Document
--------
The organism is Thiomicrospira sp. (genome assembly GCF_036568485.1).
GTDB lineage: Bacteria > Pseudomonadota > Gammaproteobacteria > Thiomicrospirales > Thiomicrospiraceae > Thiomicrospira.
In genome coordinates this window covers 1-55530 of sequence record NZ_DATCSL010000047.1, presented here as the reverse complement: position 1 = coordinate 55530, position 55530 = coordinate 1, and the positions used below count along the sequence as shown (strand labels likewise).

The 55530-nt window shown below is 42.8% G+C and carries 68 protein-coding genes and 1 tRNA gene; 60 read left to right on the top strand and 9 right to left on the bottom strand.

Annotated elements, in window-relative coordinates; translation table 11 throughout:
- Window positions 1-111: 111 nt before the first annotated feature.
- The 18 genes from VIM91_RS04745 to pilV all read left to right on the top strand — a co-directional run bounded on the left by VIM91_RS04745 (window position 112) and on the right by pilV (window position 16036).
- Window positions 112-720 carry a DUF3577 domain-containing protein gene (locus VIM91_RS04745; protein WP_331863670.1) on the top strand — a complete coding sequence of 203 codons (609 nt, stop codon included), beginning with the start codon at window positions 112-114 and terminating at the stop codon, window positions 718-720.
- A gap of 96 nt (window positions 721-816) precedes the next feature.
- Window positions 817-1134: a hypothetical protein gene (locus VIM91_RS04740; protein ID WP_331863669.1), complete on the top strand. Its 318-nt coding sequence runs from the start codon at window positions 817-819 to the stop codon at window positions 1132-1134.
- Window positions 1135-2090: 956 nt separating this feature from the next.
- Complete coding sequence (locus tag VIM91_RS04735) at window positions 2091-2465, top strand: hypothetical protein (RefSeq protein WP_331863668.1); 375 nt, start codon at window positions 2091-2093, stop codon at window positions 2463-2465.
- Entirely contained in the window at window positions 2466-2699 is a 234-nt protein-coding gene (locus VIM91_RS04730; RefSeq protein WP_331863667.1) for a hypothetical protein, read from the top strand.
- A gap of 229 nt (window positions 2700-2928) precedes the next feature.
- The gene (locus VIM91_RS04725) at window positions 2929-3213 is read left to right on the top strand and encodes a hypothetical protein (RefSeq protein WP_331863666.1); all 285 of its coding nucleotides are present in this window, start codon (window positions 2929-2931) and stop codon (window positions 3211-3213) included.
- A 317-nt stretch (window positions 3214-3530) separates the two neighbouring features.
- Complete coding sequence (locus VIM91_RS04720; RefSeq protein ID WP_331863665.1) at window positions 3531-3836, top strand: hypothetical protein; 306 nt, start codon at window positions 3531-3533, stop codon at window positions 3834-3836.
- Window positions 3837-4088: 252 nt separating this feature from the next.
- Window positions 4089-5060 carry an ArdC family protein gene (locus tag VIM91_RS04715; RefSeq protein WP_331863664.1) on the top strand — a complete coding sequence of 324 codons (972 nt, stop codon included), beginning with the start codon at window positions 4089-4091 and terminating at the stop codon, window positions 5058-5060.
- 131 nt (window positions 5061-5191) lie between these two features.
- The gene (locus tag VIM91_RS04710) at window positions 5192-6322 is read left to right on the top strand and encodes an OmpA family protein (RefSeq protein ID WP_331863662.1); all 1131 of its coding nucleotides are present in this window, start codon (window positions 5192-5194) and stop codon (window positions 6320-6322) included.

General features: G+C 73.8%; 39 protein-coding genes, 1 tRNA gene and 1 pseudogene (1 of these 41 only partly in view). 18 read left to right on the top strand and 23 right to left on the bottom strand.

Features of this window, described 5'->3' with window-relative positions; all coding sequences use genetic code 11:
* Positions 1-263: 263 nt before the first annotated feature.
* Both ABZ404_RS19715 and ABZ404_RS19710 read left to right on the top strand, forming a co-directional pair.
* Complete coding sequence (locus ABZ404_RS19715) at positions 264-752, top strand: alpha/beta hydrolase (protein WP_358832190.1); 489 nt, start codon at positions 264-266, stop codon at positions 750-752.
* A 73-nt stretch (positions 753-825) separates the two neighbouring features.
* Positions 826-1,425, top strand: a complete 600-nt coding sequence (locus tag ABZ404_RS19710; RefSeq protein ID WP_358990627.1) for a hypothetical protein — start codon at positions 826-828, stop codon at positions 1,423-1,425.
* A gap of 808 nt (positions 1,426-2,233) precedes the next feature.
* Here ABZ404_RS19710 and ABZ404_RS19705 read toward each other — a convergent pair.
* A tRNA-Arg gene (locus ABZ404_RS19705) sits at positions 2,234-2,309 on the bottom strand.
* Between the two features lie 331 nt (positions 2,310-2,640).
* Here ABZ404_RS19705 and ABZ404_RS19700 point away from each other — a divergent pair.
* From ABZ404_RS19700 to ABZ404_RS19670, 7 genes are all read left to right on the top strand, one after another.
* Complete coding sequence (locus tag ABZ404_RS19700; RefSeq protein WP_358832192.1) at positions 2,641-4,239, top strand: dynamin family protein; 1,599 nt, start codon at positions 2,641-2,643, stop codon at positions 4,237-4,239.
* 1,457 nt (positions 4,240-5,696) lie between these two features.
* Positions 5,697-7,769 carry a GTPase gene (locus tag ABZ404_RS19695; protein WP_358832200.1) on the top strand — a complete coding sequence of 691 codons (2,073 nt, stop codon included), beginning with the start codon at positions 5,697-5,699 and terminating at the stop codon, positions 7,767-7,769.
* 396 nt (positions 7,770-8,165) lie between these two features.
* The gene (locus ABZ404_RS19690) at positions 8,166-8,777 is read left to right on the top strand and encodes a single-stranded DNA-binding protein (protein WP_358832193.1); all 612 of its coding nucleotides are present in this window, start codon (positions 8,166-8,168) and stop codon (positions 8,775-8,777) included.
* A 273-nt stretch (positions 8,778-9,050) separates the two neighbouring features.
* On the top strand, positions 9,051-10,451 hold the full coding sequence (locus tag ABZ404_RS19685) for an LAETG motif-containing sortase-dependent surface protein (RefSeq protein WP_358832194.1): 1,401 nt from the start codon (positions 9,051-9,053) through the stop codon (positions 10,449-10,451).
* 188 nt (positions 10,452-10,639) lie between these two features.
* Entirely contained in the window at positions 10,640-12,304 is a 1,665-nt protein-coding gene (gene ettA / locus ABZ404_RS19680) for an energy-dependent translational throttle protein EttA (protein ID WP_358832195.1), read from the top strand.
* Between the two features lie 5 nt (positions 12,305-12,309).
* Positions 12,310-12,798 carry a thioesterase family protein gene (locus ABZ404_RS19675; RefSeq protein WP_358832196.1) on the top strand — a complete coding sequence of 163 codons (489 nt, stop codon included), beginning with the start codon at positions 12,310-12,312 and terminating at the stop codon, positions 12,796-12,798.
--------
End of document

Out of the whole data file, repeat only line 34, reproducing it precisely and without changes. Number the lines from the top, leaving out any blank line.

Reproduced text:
* From ABZ404_RS19700 to ABZ404_RS19670, 7 genes are all read left to right on the top strand, one after another.